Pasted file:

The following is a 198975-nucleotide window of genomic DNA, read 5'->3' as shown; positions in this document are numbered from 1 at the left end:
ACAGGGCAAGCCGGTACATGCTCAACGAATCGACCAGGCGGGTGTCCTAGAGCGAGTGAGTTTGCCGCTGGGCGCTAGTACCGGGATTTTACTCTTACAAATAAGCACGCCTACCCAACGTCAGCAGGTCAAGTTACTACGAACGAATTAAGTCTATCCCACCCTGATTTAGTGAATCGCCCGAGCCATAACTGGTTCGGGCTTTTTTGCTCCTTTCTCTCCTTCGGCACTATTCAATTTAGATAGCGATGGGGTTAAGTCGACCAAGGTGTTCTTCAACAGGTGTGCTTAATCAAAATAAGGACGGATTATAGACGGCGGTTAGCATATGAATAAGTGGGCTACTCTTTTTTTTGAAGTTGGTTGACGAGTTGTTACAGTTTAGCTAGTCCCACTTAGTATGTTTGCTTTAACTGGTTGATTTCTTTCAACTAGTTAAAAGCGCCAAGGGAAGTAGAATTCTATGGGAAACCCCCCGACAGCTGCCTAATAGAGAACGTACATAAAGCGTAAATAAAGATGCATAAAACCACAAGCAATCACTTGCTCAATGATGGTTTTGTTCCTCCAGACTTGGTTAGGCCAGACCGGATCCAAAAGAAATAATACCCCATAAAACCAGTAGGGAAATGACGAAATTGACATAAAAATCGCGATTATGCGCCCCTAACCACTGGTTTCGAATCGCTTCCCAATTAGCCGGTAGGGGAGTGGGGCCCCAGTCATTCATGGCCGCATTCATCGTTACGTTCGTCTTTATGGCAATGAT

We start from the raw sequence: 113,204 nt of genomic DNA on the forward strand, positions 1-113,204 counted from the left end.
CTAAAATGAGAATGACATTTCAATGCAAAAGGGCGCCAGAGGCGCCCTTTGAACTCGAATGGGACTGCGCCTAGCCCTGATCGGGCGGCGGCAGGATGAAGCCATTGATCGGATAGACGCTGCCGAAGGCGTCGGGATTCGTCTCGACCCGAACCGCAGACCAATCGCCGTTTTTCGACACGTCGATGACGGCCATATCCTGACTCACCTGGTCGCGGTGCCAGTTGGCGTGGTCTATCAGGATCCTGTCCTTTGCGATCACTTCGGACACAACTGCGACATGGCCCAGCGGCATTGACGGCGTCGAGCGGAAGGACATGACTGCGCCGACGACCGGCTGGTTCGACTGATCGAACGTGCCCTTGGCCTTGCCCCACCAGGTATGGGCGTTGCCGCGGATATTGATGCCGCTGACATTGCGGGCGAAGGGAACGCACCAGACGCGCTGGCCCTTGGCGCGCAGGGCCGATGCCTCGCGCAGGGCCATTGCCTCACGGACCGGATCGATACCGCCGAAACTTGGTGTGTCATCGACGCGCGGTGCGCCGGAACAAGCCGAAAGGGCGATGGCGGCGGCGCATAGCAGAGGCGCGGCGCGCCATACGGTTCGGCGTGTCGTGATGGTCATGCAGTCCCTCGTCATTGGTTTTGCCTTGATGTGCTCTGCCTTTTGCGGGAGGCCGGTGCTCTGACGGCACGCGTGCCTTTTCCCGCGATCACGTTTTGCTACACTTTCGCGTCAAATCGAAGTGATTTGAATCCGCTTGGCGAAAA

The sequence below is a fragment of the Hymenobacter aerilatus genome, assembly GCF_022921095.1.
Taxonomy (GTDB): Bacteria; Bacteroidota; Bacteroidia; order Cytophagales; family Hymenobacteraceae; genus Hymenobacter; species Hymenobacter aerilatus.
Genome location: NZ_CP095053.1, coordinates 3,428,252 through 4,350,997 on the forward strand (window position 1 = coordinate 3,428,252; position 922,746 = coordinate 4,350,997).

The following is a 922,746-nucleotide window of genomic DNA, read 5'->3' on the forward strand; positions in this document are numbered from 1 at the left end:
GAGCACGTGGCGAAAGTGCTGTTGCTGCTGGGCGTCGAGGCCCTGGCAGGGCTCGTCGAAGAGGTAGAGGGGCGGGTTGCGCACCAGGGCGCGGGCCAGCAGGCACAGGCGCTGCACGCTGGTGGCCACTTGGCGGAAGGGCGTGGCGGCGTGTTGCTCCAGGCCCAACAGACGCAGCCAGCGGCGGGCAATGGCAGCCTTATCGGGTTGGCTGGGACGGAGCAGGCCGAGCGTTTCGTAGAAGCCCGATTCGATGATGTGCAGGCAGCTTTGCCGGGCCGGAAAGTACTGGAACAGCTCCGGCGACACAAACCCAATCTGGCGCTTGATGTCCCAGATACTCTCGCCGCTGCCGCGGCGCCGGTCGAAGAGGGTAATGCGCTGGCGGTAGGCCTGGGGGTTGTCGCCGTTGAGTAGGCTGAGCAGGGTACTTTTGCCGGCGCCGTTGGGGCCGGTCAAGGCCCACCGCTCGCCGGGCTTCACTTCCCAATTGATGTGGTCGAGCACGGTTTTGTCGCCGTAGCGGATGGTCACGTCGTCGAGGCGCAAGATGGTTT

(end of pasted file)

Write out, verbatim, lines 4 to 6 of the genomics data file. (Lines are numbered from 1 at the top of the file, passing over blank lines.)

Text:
CTAAAATGAGAATGACATTTCAATGCAAAAGGGCGCCAGAGGCGCCCTTTGAACTCGAATGGGACTGCGCCTAGCCCTGATCGGGCGGCGGCAGGATGAAGCCATTGATCGGATAGACGCTGCCGAAGGCGTCGGGATTCGTCTCGACCCGAACCGCAGACCAATCGCCGTTTTTCGACACGTCGATGACGGCCATATCCTGACTCACCTGGTCGCGGTGCCAGTTGGCGTGGTCTATCAGGATCCTGTCCTTTGCGATCACTTCGGACACAACTGCGACATGGCCCAGCGGCATTGACGGCGTCGAGCGGAAGGACATGACTGCGCCGACGACCGGCTGGTTCGACTGATCGAACGTGCCCTTGGCCTTGCCCCACCAGGTATGGGCGTTGCCGCGGATATTGATGCCGCTGACATTGCGGGCGAAGGGAACGCACCAGACGCGCTGGCCCTTGGCGCGCAGGGCCGATGCCTCGCGCAGGGCCATTGCCTCACGGACCGGATCGATACCGCCGAAACTTGGTGTGTCATCGACGCGCGGTGCGCCGGAACAAGCCGAAAGGGCGATGGCGGCGGCGCATAGCAGAGGCGCGGCGCGCCATACGGTTCGGCGTGTCGTGATGGTCATGCAGTCCCTCGTCATTGGTTTTGCCTTGATGTGCTCTGCCTTTTGCGGGAGGCCGGTGCTCTGACGGCACGCGTGCCTTTTCCCGCGATCACGTTTTGCTACACTTTCGCGTCAAATCGAAGTGATTTGAATCCGCTTGGCGAAAA

The sequence below is a fragment of the Hymenobacter aerilatus genome, assembly GCF_022921095.1.
Taxonomy (GTDB): Bacteria; Bacteroidota; Bacteroidia; order Cytophagales; family Hymenobacteraceae; genus Hymenobacter; species Hymenobacter aerilatus.